Should You Fight or Pay That Ticket?

What to consider before you go to court to contest a ticket

The docket at Plymouth Circuit Court goes on for pages. The offenses run the gambit — burglary, drunk driving, child endangerment and various drug offenses — but on this day not a single trial for speeding or any other minor motor vehicle offense. It’s the same case all over New Hampshire.

“In the last two years, I can count on one hand the number of [speeding] trials I had,” says Gabriel Nizetic, a regional prosecutor for seven towns in the jurisdiction of Plymouth Circuit Court. “Before that, 200 a year.” He’s not alone: A full 80 percent of all minor motor vehicle offenses are resolved without a trial as a result of a three-year-old New Hampshire Judicial Branch initiative called an “early and mandatory pre-trial negotiation session.” 

The process is pretty simple — if you plead not guilty to a minor motor vehicle charge instead of going right to court, then you go to a meeting with the prosecutor to try and find an amicable resolution. It’s part of trend of negotiating rather than litigating cases.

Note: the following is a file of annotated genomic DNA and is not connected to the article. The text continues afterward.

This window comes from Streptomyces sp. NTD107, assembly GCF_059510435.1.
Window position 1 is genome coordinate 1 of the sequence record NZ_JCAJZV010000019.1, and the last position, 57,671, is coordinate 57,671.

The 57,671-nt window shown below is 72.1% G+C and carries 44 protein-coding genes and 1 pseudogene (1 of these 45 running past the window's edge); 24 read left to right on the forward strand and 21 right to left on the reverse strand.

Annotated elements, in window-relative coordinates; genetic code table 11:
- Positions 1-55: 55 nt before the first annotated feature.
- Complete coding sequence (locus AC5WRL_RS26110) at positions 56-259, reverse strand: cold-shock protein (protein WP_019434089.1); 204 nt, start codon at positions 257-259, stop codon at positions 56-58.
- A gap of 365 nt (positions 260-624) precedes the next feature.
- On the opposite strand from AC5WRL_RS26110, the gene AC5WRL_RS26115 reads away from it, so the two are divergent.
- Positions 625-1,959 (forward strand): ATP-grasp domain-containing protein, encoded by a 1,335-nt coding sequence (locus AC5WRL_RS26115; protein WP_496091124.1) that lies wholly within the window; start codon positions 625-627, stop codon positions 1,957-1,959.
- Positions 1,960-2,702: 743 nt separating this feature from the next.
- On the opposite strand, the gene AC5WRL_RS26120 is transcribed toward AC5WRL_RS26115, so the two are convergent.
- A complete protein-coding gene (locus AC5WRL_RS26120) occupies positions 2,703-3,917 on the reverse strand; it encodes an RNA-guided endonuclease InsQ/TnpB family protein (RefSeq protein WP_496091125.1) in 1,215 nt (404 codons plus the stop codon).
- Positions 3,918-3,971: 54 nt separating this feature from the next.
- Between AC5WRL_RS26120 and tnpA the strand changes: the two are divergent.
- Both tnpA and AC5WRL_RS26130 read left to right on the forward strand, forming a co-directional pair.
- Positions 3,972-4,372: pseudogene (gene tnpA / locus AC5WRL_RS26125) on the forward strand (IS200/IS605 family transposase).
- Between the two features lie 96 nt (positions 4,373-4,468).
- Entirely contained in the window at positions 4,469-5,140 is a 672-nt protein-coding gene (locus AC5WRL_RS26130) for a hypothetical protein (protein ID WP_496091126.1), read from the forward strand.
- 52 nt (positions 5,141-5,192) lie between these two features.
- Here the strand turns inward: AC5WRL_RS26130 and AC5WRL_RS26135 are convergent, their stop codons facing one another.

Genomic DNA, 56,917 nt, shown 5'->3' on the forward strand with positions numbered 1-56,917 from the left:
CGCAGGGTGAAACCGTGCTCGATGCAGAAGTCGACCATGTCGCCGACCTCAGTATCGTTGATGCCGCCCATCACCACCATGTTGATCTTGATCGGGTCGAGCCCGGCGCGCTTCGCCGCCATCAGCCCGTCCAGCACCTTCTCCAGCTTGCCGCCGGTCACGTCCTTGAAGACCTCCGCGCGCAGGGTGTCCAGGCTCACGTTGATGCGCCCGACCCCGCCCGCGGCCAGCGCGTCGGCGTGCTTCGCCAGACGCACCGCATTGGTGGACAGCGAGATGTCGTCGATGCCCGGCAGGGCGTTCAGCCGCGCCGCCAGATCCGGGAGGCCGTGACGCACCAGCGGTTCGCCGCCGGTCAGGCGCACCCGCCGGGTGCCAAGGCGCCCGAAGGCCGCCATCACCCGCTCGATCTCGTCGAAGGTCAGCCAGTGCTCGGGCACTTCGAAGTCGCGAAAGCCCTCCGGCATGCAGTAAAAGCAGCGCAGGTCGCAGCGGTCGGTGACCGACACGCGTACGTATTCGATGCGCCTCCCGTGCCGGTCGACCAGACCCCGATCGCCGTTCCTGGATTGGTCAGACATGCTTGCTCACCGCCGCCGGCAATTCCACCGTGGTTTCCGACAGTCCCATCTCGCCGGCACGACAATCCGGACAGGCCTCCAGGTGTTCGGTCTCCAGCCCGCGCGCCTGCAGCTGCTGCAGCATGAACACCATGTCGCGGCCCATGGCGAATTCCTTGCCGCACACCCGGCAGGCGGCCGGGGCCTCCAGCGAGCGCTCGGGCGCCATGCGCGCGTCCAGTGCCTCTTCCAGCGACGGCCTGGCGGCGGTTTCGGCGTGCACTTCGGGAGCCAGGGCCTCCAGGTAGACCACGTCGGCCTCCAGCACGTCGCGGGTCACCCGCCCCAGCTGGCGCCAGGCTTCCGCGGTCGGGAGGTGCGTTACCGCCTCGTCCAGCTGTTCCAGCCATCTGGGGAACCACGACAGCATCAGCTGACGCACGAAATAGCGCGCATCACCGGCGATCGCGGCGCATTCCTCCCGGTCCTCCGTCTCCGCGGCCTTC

Lincoln Police Chief Ted Smith, while appreciative of aspects of the new plan, calls it “Let’s Make a Deal,” after the long-running television game show. Prosecutors and court officials say nothing has changed except for the order and place where deals are cut.

Previously, around 20,000 motor vehicle citations were challenged annually and each one had to be scheduled for a trial before a judge with the prosecutor, arresting officer (if they weren’t the same people) and any other witnesses. “It was a big waste of time,” says Attorney Nizetic. “Eighty percent didn’t show up or went to court without an excuse or a defense. Many just couldn’t pay.”

Nothing is more common in court than to see defendants, police officers and attorneys waiting around for their cases to be heard. Being able to cut the number of cases down allows for better management of the trial judge and clerical staff’s time. “Essentially, for every 16,000 plea-by-mail cases that are filed in the circuit court we save court time equivalent to one full-time judge,” says Circuit Court Administrative Judge Ed Kelly. “Put another way, the time saved by the plea-by-mail mandatory pre-trial system saves roughly 249 court days per year, which is the number of days a full-time court is in session each year.”